Leading clinical trialists have for several years called for fundamental changes to the clinical research enterprise. Although randomized clinical trials remain the gold standard by which the efficacy and safety of an intervention are best assessed, their associated costs, size, complexity, duration, and limited generalizability have accentuated the need for innovative trial designs to facilitate simpler, faster, and more efficient means to answer meaningful clinical questions that matter to patients and the public. The Thrombus Aspiration in ST-Elevation Myocardial Infarction in Scandinavia (TASTE) trial1 combined randomized treatment assignment (manual thrombus aspiration plus primary percutaneous coronary intervention vs primary percutaneous coronary intervention alone) within a high-quality, large-scale national registry, thereby highlighting the exciting potential for the approach termed randomized registry trials to be executed more quickly and at a fraction of the cost of a traditional randomized clinical trial posing the same question. A small randomized clinical trial embedded within the CathPCI Registry, supported by the American College of Cardiology, was subsequently reported,2 but to date there has been very little movement in this direction within the United States.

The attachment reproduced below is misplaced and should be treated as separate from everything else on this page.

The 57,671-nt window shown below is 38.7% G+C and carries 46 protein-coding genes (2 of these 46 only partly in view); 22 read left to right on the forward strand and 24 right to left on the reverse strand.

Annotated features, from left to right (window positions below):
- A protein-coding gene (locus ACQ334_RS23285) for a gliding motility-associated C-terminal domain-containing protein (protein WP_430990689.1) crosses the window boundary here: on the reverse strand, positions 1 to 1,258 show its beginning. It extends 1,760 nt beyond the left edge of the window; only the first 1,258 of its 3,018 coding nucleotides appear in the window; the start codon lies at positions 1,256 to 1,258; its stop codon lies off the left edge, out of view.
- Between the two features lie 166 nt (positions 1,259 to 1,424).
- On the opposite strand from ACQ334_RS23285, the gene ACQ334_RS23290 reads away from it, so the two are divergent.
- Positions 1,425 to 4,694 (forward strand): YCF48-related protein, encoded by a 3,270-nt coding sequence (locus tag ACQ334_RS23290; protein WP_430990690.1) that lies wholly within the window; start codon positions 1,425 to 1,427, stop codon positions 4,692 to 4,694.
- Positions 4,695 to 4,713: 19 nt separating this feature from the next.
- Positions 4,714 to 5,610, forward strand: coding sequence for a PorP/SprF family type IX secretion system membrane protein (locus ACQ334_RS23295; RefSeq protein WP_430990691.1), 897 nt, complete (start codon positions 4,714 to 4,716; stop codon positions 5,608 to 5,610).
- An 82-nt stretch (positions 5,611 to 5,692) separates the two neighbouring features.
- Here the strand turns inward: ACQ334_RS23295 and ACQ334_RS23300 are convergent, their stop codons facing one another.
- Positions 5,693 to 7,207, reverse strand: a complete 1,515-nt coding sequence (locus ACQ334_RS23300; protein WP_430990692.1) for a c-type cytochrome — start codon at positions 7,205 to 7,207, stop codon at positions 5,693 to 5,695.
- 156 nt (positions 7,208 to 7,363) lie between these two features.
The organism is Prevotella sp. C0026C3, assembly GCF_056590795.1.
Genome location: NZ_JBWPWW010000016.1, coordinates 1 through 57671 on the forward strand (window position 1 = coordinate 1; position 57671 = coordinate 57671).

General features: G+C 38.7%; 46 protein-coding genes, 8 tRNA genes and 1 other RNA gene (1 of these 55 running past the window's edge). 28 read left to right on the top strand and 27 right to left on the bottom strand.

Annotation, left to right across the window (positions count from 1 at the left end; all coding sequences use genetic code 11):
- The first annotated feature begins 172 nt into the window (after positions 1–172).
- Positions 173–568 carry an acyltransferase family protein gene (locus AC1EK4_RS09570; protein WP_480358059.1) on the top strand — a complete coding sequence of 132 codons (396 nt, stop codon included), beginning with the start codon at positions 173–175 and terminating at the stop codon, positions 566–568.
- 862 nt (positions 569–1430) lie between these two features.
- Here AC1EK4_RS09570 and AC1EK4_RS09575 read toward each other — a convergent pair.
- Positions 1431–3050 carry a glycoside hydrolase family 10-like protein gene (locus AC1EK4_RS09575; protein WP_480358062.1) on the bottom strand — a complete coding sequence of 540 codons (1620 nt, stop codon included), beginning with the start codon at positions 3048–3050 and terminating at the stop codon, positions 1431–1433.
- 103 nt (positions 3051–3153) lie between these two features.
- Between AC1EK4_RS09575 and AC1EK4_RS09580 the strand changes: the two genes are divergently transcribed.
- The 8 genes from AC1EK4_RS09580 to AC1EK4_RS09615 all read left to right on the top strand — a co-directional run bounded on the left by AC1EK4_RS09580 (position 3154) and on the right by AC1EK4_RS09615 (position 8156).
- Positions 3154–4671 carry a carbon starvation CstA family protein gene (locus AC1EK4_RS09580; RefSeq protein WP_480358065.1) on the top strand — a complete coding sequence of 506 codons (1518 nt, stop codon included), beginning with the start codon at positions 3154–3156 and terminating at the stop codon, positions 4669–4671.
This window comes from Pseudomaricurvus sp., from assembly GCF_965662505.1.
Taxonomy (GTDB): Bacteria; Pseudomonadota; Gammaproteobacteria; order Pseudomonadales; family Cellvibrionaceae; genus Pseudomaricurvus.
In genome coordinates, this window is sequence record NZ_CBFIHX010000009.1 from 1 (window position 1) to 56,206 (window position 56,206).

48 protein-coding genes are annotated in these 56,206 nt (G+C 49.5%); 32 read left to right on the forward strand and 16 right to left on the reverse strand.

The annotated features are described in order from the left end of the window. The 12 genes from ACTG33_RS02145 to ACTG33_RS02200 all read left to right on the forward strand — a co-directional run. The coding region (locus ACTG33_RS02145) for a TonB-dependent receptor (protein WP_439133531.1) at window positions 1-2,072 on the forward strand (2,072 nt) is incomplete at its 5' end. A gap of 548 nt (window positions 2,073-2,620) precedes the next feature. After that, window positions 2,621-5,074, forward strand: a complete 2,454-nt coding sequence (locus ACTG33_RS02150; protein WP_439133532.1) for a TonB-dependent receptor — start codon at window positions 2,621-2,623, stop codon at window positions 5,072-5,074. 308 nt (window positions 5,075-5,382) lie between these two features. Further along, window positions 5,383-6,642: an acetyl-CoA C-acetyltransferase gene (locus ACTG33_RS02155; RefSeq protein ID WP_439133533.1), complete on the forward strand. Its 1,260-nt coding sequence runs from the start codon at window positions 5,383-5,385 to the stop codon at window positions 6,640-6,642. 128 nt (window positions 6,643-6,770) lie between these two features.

O’Gara PT. Lessons From the Rationale and Design Features of the ADAPTABLE Trial. JAMA Cardiol. Published online March 18, 2020. doi:10.1001/jamacardio.2020.0328
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